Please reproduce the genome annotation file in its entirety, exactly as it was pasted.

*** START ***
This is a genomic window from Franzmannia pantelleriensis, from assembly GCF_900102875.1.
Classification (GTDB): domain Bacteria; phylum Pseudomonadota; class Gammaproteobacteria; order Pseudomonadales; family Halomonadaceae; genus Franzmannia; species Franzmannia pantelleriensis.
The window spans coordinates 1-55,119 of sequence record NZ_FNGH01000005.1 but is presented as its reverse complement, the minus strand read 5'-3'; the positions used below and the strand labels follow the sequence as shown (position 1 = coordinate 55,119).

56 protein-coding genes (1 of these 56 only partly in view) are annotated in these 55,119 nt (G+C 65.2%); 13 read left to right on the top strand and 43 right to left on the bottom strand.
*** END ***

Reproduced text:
This is a genomic window from Franzmannia pantelleriensis, from assembly GCF_900102875.1.
Classification (GTDB): domain Bacteria; phylum Pseudomonadota; class Gammaproteobacteria; order Pseudomonadales; family Halomonadaceae; genus Franzmannia; species Franzmannia pantelleriensis.
The window spans coordinates 1-55,119 of sequence record NZ_FNGH01000005.1 but is presented as its reverse complement, the minus strand read 5'-3'; the positions used below and the strand labels follow the sequence as shown (position 1 = coordinate 55,119).

56 protein-coding genes (1 of these 56 only partly in view) are annotated in these 55,119 nt (G+C 65.2%); 13 read left to right on the top strand and 43 right to left on the bottom strand.